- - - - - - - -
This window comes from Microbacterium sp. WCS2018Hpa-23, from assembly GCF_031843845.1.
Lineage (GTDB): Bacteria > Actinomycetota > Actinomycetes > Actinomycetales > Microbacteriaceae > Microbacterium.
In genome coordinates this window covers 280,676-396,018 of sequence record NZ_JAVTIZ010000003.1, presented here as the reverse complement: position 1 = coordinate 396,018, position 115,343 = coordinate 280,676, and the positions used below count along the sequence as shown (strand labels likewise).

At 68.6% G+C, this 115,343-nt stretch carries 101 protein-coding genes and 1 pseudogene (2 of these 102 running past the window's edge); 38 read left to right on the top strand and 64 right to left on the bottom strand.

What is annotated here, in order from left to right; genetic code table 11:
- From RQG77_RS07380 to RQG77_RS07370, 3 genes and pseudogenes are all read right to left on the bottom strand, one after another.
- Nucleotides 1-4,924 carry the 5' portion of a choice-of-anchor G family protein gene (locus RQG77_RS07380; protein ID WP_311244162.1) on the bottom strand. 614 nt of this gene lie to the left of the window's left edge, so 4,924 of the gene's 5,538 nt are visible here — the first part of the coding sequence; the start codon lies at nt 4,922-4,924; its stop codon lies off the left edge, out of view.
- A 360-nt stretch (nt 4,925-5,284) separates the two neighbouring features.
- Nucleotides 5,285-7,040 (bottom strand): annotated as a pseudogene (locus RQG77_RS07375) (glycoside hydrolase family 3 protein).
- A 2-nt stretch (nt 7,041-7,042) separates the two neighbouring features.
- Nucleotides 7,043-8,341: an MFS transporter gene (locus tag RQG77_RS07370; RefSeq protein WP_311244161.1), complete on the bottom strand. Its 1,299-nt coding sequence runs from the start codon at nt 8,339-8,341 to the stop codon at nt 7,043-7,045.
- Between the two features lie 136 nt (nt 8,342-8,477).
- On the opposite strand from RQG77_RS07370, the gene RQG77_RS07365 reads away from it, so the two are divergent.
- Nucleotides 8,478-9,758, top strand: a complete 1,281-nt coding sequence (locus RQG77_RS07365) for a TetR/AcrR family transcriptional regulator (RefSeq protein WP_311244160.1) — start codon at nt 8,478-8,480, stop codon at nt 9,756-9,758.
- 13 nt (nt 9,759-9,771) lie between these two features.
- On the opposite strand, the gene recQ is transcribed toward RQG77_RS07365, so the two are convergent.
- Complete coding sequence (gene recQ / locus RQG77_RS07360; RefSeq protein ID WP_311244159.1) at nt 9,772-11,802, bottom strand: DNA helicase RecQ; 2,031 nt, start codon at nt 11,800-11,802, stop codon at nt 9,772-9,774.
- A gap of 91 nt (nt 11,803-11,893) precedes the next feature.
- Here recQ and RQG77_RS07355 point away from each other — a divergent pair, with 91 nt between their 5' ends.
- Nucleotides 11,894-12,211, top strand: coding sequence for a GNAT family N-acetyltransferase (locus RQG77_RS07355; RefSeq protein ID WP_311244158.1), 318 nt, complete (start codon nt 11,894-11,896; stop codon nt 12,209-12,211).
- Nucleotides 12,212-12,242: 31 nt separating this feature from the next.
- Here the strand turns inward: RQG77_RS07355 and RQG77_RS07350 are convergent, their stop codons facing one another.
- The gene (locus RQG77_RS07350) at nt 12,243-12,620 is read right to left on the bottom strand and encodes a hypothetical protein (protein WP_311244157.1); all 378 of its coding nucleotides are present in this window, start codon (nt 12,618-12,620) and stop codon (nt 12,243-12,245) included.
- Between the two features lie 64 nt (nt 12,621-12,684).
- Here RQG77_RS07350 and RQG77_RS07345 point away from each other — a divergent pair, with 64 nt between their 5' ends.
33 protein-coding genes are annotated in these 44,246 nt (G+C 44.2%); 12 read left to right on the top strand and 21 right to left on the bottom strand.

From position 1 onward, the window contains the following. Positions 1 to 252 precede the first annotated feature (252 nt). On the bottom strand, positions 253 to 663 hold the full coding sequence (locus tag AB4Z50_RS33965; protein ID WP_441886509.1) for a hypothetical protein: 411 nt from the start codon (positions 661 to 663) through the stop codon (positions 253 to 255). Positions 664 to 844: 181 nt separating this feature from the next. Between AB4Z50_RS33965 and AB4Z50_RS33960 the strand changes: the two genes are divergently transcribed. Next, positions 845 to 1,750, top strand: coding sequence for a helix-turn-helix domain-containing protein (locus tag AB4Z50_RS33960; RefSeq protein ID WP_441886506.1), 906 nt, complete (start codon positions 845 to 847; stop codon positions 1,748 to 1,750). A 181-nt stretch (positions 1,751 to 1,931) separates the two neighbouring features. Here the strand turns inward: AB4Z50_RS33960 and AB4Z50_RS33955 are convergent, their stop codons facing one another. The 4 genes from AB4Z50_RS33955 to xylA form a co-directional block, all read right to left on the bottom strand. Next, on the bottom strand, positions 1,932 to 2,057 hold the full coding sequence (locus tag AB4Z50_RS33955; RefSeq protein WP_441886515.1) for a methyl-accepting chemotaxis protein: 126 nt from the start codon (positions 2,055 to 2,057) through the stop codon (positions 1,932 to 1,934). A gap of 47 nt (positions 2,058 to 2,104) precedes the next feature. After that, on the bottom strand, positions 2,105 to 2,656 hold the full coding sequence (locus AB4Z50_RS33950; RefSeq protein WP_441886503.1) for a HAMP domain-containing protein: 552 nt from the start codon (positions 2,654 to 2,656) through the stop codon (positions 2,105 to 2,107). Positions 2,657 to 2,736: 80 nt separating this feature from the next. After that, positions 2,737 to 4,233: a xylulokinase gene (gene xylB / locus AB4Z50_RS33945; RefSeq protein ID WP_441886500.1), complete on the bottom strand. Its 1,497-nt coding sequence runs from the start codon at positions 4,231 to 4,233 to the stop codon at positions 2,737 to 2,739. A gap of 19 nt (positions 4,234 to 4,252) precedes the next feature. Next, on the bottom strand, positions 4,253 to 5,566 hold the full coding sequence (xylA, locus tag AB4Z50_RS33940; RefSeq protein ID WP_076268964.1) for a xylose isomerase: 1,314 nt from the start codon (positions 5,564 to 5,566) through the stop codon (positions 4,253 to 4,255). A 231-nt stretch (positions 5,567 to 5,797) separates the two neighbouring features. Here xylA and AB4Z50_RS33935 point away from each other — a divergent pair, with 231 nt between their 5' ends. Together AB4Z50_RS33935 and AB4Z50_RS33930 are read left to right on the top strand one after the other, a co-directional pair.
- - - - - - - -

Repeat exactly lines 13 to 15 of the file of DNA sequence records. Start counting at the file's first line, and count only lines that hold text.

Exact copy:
- On the opposite strand from RQG77_RS07370, the gene RQG77_RS07365 reads away from it, so the two are divergent.
- Nucleotides 8,478-9,758, top strand: a complete 1,281-nt coding sequence (locus RQG77_RS07365) for a TetR/AcrR family transcriptional regulator (RefSeq protein WP_311244160.1) — start codon at nt 8,478-8,480, stop codon at nt 9,756-9,758.
- 13 nt (nt 9,759-9,771) lie between these two features.